If that is so, then Curb Your Enthusiasm is its dark doppelganger, a parable about the dark secret at the heart of American society, that no person, no matter how selfish, vain, and petty, can suffer the downfall necessary to achieve enlightenment, if he is white and a man. 

In this case, he is a successful white man in Hollywood, Larry David, and each episode of Curb Your Enthusiasm is his own personal Groundhog Day. Whereas Bill Murray wakes up each morning to Sonny and Cher, trapped in Punxsutawney, Pennsylvania, around small town people he dislikes, in a job he feels superior to, Larry David wakes up each morning in his Los Angeles mansion, with rewards seemingly only proportionate to the depths of his pettiness and ill humor. Every episode, he treats all the friends and family around him with little disguised disdain, and yet the next episode, he wakes up in the mansion again.

Whereas Bill Murray eventually realizes the way to break out of his loop is to use it for self-improvement, Larry David seems to be striving to fall from grace by acting increasingly terrible and yet finds himself back in the gentle embrace of his high thread count sheets every morning.

Curb Your Enthusiasm has its moments of brilliance in its minute dissection of the sometimes illogical and perhaps fragile bonds of societal goodwill, and its episode structure is often exceedingly clever, but I can't help watching it now as nothing more than an acerbic piece of performance art, with all the self absorption that implies.

Larry David recently complained about the concept of first world problems, which is humorous, as it's difficult to think of any single person who has done as precise a job educating the world on what they are.

[What about Harvey Weinstein and Louis C.K., you might ask? Aren't they Hollywood royalty toppled from lofty, seemingly untouchable perches? The story of how those happened will be the subject of another post, because the mechanics are so illuminating.]

4. Nathan for You

I am through season 2 of Nathan for You, a Comedy Central show that just wrapped its fourth and final season. We have devalued the term LOL with overuse, but no show has made me literally laugh out loud by myself, on the sofa, as this, though I've grinned in pleasure at certain precise bits of stylistic parody of American Vandal.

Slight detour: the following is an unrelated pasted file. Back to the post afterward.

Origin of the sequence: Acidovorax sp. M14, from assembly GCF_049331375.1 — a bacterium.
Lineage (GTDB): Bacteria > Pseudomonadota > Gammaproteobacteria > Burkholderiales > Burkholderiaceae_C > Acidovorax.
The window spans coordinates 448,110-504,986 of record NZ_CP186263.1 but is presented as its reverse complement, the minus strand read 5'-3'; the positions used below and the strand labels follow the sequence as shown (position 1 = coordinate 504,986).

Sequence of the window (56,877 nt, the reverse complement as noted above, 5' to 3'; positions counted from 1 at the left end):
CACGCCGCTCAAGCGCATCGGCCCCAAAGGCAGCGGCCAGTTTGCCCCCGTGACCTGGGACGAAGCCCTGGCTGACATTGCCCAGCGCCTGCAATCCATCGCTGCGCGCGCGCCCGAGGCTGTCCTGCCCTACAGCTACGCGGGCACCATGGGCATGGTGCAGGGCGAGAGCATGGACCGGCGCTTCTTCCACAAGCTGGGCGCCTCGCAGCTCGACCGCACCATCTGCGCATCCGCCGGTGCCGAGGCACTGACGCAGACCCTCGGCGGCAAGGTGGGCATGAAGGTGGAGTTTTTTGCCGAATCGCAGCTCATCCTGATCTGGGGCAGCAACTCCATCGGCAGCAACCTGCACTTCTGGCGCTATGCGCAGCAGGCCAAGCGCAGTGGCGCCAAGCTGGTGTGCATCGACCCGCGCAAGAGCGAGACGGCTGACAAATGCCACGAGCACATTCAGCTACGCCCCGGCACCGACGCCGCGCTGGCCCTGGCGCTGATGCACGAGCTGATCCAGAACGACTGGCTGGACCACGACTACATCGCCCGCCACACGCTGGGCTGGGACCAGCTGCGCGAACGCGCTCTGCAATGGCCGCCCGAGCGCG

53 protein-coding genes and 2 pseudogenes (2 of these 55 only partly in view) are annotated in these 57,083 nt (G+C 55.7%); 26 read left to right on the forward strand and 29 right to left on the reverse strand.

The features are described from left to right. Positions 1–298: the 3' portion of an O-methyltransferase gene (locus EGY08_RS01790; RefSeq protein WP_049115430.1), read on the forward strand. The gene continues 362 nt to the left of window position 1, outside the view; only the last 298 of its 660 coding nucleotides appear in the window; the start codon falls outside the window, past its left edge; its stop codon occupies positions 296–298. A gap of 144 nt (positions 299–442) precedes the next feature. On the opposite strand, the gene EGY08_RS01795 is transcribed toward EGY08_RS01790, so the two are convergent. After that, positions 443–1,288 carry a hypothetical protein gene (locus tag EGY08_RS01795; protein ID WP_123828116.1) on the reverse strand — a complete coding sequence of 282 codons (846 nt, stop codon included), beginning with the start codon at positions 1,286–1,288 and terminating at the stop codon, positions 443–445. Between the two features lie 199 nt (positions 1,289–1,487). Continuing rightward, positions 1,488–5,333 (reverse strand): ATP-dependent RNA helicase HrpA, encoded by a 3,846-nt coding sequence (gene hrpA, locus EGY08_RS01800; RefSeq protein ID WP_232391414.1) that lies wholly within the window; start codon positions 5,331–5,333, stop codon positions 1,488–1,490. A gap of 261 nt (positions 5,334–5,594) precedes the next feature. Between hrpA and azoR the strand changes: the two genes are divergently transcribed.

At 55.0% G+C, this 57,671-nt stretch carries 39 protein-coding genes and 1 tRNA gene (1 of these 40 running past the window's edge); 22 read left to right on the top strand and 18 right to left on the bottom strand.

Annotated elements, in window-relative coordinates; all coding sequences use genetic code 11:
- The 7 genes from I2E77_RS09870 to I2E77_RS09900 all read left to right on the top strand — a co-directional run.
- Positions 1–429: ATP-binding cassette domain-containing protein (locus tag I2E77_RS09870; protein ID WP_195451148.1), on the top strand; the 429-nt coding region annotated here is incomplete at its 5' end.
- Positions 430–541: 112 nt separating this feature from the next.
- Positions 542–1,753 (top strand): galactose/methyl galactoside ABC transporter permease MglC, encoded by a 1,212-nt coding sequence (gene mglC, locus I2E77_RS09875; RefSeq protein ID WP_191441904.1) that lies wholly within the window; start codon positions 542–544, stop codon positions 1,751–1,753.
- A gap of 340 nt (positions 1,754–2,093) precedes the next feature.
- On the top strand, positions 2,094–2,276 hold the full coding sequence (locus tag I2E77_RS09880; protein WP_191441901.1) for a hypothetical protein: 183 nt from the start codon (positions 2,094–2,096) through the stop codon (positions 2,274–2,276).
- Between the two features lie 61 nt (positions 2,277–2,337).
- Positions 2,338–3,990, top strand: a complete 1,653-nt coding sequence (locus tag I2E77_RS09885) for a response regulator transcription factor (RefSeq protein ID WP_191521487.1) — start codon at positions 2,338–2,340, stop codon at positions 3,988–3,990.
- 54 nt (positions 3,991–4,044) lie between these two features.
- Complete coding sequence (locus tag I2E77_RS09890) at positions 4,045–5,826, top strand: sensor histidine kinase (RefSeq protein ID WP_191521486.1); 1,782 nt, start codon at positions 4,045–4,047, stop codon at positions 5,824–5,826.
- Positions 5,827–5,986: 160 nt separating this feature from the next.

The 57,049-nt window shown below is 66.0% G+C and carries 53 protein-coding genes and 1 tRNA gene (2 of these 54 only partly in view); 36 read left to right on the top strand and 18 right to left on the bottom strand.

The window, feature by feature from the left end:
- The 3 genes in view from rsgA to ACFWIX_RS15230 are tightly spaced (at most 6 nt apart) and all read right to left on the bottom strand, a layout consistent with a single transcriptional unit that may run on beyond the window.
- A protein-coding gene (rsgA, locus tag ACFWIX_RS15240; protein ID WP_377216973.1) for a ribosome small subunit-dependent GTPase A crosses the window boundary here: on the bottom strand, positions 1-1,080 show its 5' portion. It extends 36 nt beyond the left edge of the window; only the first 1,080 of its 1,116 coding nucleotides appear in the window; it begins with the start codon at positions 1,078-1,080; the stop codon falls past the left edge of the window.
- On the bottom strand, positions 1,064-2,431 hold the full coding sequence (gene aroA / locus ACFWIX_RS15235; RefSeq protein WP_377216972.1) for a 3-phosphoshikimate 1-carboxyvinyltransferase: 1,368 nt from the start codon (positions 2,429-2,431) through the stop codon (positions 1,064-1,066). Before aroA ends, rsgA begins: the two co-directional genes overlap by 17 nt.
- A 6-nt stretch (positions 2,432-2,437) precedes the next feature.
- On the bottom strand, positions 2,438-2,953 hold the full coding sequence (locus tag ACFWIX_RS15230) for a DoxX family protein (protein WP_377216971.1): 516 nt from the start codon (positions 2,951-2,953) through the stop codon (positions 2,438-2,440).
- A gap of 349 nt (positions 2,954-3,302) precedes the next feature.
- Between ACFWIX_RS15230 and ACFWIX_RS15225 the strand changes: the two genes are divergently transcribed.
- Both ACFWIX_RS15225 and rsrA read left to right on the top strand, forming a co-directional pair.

Nathan Fielder plays a comedic version of himself. In the opening credits, he proclaims:

My name is Nathan Fielder, and I graduated from one of Canada's top business schools with really good grades [NOTE: as he says this, we see a pan over his transcript, showing largely B's and C's]. Now I'm using my knowledge to help struggling small business owners make it in this competitive world.
 

If you cringed while watching a show like Borat or Ali G, if you wince a bit when one of the correspondents on The Daily Show went to interview some stooge, you might believe Nathan For You isn't, well, for you. However, the show continues to surprise me.

For one thing, it's a deeply useful reminder of how difficult it is for physical retailers, especially mom and pop entrepreneurs, to generate foot traffic. That they go along with Fielder's schemes is almost tragic, but more instructive.

For another, while almost every entrepreneur is the straight person to Fielder's clown, I find myself heartened by how rarely one of them just turns him away outright. You can see the struggle on each of their faces, as he presents his idea and then stares at them for an uncomfortably long silence, waiting for them to respond. He never breaks character. Should they just laugh at him, or throw him out in disgust? It almost never happens, though one private investigator does chastise Fielder for being a complete loser.

On Curb Your Enthusiasm, Larry David's friends openly call him out for his misanthropy, yet they never abandon him. On Nathan For You, small business owners almost never adopt Fielder's ideas at the end of the trial. However, they almost never call him out as ridiculous. Instead, they try the idea with a healthy dose of good nature at least once, or at least enough to capture an episode's worth of material.

In this age of people screaming at each other over social media, I found this reminder of the inherent decency of people in face to face situations comforting and almost reassuring. Sure, some people are unpleasant both online and in person, and some people are pleasant in person and white supremacists in private.

But some people try to see the best in each other, give others the benefit of the doubt, and on such bonds a civil society are maintained. That this piece of high concept art could not fence in the humanity and real emotion of all the people participating, not even that of Fielder, is a bit of pleasure in this age of eye-rolling cynicism.

[Of course, these small business owners are aware a camera is on them, so the Heisenberg Principle of reality television applies. That a show like this, which depend on the subjects not knowing about the show, lasted four full seasons is a good reminder of how little-watched most cultural products are in this age of infinite content.]

BONUS CONTENT NO ONE ASKED FOR: Here is my Nathan for You idea: you know how headline stand-up comedians don't come on stage to perform until several lesser known and usually much lousier comics are trotted out to warm up the crowd? How, if you attend the live studio taping of a late night talk show like The Daily Show or The Tonight Show, some cheesy comic comes out beforehand to get your laugh muscles loose, your vocal chords primed? And when the headliner finally arrives, it comes as sweet relief?